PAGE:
53776

The summary of the results of mod1 and mod2 at time $$t=1$$ of class snssde1d() is given by:

R> summary(mod1, at = 1)

Monte-Carlo Statistics for X(t) at time t = 1

Mean                  11.14059
Variance              31.70956
Median                 9.93394
Mode                   7.89493
First quartile         6.94024
Third quartile        14.15014
Minimum                1.70286
Maximum               40.12143
Skewness               1.21974
Kurtosis               5.04898
Coef-variation         0.50546
3th-order moment     217.79819
4th-order moment    5076.73338
5th-order moment   88870.00801
6th-order moment 1991341.09731
R> summary(mod2, at = 1)

Monte-Carlo Statistics for X(t) at time t = 1

Mean                   9.79629
Variance              30.56349
Median                 8.62333
Mode                   6.37665
First quartile         5.98119
Third quartile        11.98768
Minimum                1.86562
Maximum               41.72127
Skewness               1.78504
Kurtosis               7.96468
Coef-variation         0.56434
3th-order moment     301.61461
4th-order moment    7440.02410
5th-order moment  171076.23474
6th-order moment 4520033.64638

Hence we can just make use of the rsde1d() function to build our random number generator for the conditional density of the $$X_{t}|X_{0}$$ ($$X_{t}^{\text{mod1}}| X_{0}$$ and $$X_{t}^{\text{mod2}}|X_{0}$$) at time $$t = 1$$.

R> x1 <- rsde1d(object = mod1, at = 1)  # X(t=1) | X(0)=x0 (It? SDE)
R> x2 <- rsde1d(object = mod2, at = 1)  # X(t=1) | X(0)=x0 (Stratonovich SDE)
R> head(x1,n=10)
   7.8535  9.7246 21.2346  8.3660 12.9236 14.8307  9.7619 12.7098
 17.6658 14.5872
R> head(x2,n=10)
   7.9676 10.0006  9.8624  5.4222  9.1462  8.5774 19.4367 10.6745
  7.3757 15.1997
R> summary(data.frame(x1,x2))
       x1              x2
Min.   : 1.70   Min.   : 1.87
1st Qu.: 6.94   1st Qu.: 5.98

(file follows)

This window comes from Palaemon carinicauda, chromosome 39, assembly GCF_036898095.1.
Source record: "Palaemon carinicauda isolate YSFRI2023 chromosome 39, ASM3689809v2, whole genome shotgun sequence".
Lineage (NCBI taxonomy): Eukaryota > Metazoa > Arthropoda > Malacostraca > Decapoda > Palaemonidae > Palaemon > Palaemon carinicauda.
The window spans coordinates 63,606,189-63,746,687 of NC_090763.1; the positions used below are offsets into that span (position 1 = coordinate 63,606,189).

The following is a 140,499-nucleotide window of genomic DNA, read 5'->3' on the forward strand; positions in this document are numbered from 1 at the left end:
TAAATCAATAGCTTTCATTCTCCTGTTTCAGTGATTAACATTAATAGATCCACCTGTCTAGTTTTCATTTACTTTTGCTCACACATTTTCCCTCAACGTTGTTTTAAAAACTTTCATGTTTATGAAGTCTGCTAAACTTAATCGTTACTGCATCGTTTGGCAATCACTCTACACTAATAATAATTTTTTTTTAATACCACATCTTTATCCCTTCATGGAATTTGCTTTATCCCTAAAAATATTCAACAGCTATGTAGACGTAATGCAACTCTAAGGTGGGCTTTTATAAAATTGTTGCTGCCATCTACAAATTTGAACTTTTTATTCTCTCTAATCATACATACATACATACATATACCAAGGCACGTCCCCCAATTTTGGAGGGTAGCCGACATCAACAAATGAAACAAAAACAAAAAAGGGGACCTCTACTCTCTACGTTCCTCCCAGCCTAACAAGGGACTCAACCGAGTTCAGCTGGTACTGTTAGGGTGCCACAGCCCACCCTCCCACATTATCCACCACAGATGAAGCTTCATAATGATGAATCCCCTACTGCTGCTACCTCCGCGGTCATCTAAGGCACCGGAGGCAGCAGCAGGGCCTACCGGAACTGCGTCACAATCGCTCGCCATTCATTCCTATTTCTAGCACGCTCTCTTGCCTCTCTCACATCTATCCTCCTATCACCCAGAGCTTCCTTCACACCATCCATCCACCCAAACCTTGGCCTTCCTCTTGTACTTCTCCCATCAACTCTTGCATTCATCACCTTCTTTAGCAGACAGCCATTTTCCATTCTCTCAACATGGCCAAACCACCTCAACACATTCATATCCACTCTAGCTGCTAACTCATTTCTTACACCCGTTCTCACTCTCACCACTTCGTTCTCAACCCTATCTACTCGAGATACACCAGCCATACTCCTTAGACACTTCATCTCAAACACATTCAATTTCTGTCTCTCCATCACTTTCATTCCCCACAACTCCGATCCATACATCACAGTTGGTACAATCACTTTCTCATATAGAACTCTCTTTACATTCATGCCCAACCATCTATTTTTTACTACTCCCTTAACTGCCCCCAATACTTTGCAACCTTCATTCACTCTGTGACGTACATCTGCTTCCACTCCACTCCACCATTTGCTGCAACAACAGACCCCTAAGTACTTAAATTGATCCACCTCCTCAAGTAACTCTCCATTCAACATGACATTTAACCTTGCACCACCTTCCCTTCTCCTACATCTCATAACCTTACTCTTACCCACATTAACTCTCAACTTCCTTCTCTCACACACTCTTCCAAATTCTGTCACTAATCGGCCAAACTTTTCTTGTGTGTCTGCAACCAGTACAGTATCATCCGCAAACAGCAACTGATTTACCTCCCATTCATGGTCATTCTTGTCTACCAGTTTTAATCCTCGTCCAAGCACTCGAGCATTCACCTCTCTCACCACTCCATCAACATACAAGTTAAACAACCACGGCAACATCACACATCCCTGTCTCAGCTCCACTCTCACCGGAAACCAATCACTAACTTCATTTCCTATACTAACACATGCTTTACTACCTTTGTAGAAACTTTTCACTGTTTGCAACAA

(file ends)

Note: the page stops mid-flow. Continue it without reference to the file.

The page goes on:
Median : 9.93   Median : 8.62
Mean   :11.14   Mean   : 9.80
3rd Qu.:14.15   3rd Qu.:11.99
Max.   :40.12   Max.   :41.72  

The function dsde1d() can be used to show the Approximate transitional density for $$X_{t}|X_{0}$$ at time $$t-s=1$$ with log-normal curves:

R> mu1 = log(10); sigma1= sqrt(theta^2)  # log mean and log variance for mod1
R> mu2 = log(10)-0.5*theta^2 ; sigma2 = sqrt(theta^2) # log mean and log variance for mod2
R> AppdensI <- dsde1d(mod1, at = 1)
R> AppdensS <- dsde1d(mod2, at = 1)
R> plot(AppdensI , dens = function(x) dlnorm(x,meanlog=mu1,sdlog = sigma1))
R> plot(AppdensS , dens = function(x) dlnorm(x,meanlog=mu2,sdlog = sigma2))  In Figure 2, we present the flow of trajectories, the mean path (red lines) of solution of and , with their empirical $$95\%$$ confidence bands, that is to say from the $$2.5th$$ to the $$97.5th$$ percentile for each observation at time $$t$$ (blue lines):

R> ## It?
R> plot(mod1,ylab=expression(X^mod1))
R> lines(time(mod1),apply(mod1$X,1,mean),col=2,lwd=2) R> lines(time(mod1),apply(mod1$X,1,bconfint,level=0.95)[1,],col=4,lwd=2)
R> lines(time(mod1),apply(mod1$X,1,bconfint,level=0.95)[2,],col=4,lwd=2) R> legend("topleft",c("mean path",paste("bound of", 95,"% confidence")),inset = .01,col=c(2,4),lwd=2,cex=0.8) R> ## Stratonovich R> plot(mod2,ylab=expression(X^mod2)) R> lines(time(mod2),apply(mod2$X,1,mean),col=2,lwd=2)
R> lines(time(mod2),apply(mod2$X,1,bconfint,level=0.95)[1,],col=4,lwd=2) R> lines(time(mod2),apply(mod2$X,1,bconfint,level=0.95)[2,],col=4,lwd=2)
R> legend("topleft",c("mean path",paste("bound of",95,"% confidence")),col=c(2,4),inset =.01,lwd=2,cex=0.8)  mod1: It? and mod2: Stratonovich

# snssde2d()

The following $$2$$-dimensional SDE’s with a vector of drift and a diagonal matrix of diffusion coefficients:

It? form: $\begin{equation}\label{eq:09} \begin{cases} dX_t = f_{x}(t,X_{t},Y_{t}) dt + g_{x}(t,X_{t},Y_{t}) dW_{1,t}\\ dY_t = f_{y}(t,X_{t},Y_{t}) dt + g_{y}(t,X_{t},Y_{t}) dW_{2,t} \end{cases} \end{equation}$